They hoped to get assistance at DesignLab with producing their video. While the teaching assistants have some technical knowledge, their primary focus during consultations is focusing on conceptual and aesthetic aspects of the media project, offering assistance with project management goals, developing media project ideas and discussing assignment drafts. Students can also meet with teaching assistants to practice their upcoming presentations and get feedback for improvement.

Newman said the teaching assistant viewed what they had shot, discussed their goals for the assignment and had many helpful insights to share, especially tips for filming and aspects of video production.

"We discussed what things would make (the video) more suited for a commercial, and better suited for our goals for the project," Newman said. "(The teaching assistant) suggested certain camera angles for our re-filming of it, like angling it from top or bottom, depending on whether we're trying to convey a certain mood."

Walsh added that they also received helpful advice on lighting for future filming -- as in, avoid filming in areas with only fluorescent lighting.

"(The DesignLab consultation) was super-helpful," Newman said. "I can't imagine where people would go before this. How would (students) even do these projects? I have no idea."

Noting that laptops and smartphones are ubiquitous on campus, McKenzie said DesignLab also offers a valuable service because it recognizes that IT -- the Web, smartphones, PCs, iPads -- is central to both the learning and lives of students.

"Many students are already coming in (to the university) with (digital media) skills. They're already doing this on their smartphones, and we're focused on how we can enhance them and enrich them and give them a critical language to think about media and information while they're here," McKenzie said.

"Many students are already coming in (to the university) with (digital media) skills. They're already doing this on their smartphones, and we're focused on how we can enhance them and enrich them and give them a critical language to think about media and information while they're here," McKenzie said.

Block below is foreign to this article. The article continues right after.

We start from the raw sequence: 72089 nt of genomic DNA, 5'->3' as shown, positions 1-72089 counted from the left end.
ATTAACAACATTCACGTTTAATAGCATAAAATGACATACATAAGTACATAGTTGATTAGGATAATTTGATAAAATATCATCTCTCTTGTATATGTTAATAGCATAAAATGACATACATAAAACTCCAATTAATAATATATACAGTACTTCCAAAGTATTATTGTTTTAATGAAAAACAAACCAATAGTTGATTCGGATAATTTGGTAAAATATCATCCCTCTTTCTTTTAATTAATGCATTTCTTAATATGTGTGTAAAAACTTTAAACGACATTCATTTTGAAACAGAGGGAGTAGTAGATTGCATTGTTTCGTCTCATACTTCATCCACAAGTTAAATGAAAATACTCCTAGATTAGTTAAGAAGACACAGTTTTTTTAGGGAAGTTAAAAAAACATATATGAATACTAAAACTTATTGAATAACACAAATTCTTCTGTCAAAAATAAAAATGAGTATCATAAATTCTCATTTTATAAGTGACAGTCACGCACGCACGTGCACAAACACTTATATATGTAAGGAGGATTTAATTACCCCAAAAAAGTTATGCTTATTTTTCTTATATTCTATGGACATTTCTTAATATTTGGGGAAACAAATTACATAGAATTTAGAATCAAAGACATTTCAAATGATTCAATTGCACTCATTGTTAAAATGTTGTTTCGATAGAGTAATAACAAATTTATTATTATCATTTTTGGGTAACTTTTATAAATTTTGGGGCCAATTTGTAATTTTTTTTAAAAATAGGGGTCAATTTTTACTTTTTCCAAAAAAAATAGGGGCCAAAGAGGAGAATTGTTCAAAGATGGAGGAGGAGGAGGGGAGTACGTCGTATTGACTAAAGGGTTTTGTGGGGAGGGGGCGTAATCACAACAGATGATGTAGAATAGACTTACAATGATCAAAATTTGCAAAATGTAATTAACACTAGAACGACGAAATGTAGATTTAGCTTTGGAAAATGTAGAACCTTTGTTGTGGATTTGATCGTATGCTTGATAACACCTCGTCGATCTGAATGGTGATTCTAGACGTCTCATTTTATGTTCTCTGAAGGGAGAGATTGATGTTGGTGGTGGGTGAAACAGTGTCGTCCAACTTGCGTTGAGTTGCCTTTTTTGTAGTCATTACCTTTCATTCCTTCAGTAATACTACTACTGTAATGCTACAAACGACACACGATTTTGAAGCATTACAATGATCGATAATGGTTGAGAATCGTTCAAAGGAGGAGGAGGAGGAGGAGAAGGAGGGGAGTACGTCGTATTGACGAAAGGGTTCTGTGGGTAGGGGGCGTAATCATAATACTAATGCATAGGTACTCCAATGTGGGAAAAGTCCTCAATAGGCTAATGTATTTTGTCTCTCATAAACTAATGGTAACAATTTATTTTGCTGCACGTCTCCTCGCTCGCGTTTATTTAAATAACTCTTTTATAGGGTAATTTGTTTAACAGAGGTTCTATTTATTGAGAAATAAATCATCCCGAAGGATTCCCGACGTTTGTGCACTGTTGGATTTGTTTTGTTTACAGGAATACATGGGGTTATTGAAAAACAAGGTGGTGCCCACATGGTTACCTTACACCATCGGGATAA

He added that once students learn the languages of these different media, DesignLab can really help ramp up students' skills by empowering them to get into more of a savvy digital media production mode rather than a consumption mode.

"And that would go a long way for preparing them for whatever it is they're going into," he said.

McKenzie said DesignLab is also connected to a larger societal mission in creating knowledgeable citizens.

"One of the missions of DesignLab is to democratize digitality the way that in the 19th century the universities helped democratize literacy. We took it wholesale and tried to educate everbody and get everybody to read and write, and so we need to do an analogous thing now with the medium," he said.

"There's a ton of evidence that all sorts of industries have been transformed by smartphones, iPads and computers. So getting society in general more skilled, both critically and creatively, on these devices is an important thing," he said. "Traditionally, literacy was tied to the creation of knowledgeable citizens. So, if you want democracy to continue, what is that same function in the digital realm? And we see examples of it online, on blogs, online voting -- it's all kinds of things that are out there in our future. So having our citizens skilled and knowledgeable is an important thing."

UW-Madison Libraries and DesignLab are organizing the fourth annual Digital Salon, which will be held April 14-20. The Digital Salon is open to UW-Madison graduate and undergraduate students to showcase artistic and research-based projects that take digital form or rely heavily on information technology in the production process. Podcasts, experimental videos, graphic novels and essays, websites, blogs, multimedia installations, posters, other new media work will be exhibited in College Library's Open Book Café and online.

DesignLab is funded through the Madison Initiative for Undergraduates, which charges students a supplemental tuition fee to provide for additional faculty and enhanced student services. More information about DesignLab can be found at designlab.wisc.edu.